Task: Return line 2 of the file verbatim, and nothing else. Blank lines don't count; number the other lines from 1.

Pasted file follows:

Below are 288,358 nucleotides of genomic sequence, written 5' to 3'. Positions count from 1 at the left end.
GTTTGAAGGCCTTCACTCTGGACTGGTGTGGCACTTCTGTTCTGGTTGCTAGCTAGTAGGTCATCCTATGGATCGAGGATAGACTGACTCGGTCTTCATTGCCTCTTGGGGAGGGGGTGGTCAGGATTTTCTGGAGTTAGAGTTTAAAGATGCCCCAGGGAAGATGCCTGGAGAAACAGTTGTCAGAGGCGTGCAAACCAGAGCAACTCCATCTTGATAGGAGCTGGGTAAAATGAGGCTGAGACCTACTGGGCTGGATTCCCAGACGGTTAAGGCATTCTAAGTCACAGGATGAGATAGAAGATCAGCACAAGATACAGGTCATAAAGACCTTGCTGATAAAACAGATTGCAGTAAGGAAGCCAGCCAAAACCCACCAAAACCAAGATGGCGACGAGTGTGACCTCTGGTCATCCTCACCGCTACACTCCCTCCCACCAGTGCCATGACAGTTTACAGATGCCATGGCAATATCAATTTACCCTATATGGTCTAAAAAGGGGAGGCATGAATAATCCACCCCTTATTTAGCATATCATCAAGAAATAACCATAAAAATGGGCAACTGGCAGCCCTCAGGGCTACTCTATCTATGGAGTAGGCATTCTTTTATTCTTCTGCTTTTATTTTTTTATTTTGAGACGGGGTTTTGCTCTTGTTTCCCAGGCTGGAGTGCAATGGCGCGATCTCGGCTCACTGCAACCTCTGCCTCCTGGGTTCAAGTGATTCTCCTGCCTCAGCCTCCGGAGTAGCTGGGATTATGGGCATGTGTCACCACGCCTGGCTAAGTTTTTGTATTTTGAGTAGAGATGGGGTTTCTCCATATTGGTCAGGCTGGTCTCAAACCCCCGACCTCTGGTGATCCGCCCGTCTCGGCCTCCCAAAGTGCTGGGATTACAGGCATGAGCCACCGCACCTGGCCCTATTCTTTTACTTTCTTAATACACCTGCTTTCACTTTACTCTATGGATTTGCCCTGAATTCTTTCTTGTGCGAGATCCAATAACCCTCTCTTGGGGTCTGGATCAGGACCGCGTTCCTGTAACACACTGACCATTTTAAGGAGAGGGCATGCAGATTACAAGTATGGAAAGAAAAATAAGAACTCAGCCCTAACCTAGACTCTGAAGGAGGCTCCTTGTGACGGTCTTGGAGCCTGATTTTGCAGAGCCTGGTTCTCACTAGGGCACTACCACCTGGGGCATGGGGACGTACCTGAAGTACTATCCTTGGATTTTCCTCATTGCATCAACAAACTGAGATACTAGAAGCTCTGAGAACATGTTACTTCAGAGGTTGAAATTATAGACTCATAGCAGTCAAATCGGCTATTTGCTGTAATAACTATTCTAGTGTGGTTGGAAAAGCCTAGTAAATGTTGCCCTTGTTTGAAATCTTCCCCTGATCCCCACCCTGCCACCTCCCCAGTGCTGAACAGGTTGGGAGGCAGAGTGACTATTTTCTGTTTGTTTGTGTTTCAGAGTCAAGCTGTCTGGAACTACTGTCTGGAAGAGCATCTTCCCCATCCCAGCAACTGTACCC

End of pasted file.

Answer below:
GTTTGAAGGCCTTCACTCTGGACTGGTGTGGCACTTCTGTTCTGGTTGCTAGCTAGTAGGTCATCCTATGGATCGAGGATAGACTGACTCGGTCTTCATTGCCTCTTGGGGAGGGGGTGGTCAGGATTTTCTGGAGTTAGAGTTTAAAGATGCCCCAGGGAAGATGCCTGGAGAAACAGTTGTCAGAGGCGTGCAAACCAGAGCAACTCCATCTTGATAGGAGCTGGGTAAAATGAGGCTGAGACCTACTGGGCTGGATTCCCAGACGGTTAAGGCATTCTAAGTCACAGGATGAGATAGAAGATCAGCACAAGATACAGGTCATAAAGACCTTGCTGATAAAACAGATTGCAGTAAGGAAGCCAGCCAAAACCCACCAAAACCAAGATGGCGACGAGTGTGACCTCTGGTCATCCTCACCGCTACACTCCCTCCCACCAGTGCCATGACAGTTTACAGATGCCATGGCAATATCAATTTACCCTATATGGTCTAAAAAGGGGAGGCATGAATAATCCACCCCTTATTTAGCATATCATCAAGAAATAACCATAAAAATGGGCAACTGGCAGCCCTCAGGGCTACTCTATCTATGGAGTAGGCATTCTTTTATTCTTCTGCTTTTATTTTTTTATTTTGAGACGGGGTTTTGCTCTTGTTTCCCAGGCTGGAGTGCAATGGCGCGATCTCGGCTCACTGCAACCTCTGCCTCCTGGGTTCAAGTGATTCTCCTGCCTCAGCCTCCGGAGTAGCTGGGATTATGGGCATGTGTCACCACGCCTGGCTAAGTTTTTGTATTTTGAGTAGAGATGGGGTTTCTCCATATTGGTCAGGCTGGTCTCAAACCCCCGACCTCTGGTGATCCGCCCGTCTCGGCCTCCCAAAGTGCTGGGATTACAGGCATGAGCCACCGCACCTGGCCCTATTCTTTTACTTTCTTAATACACCTGCTTTCACTTTACTCTATGGATTTGCCCTGAATTCTTTCTTGTGCGAGATCCAATAACCCTCTCTTGGGGTCTGGATCAGGACCGCGTTCCTGTAACACACTGACCATTTTAAGGAGAGGGCATGCAGATTACAAGTATGGAAAGAAAAATAAGAACTCAGCCCTAACCTAGACTCTGAAGGAGGCTCCTTGTGACGGTCTTGGAGCCTGATTTTGCAGAGCCTGGTTCTCACTAGGGCACTACCACCTGGGGCATGGGGACGTACCTGAAGTACTATCCTTGGATTTTCCTCATTGCATCAACAAACTGAGATACTAGAAGCTCTGAGAACATGTTACTTCAGAGGTTGAAATTATAGACTCATAGCAGTCAAATCGGCTATTTGCTGTAATAACTATTCTAGTGTGGTTGGAAAAGCCTAGTAAATGTTGCCCTTGTTTGAAATCTTCCCCTGATCCCCACCCTGCCACCTCCCCAGTGCTGAACAGGTTGGGAGGCAGAGTGACTATTTTCTGTTTGTTTGTGTTTCAGAGTCAAGCTGTCTGGAACTACTGTCTGGAAGAGCATCTTCCCCATCCCAGCAACTGTACCC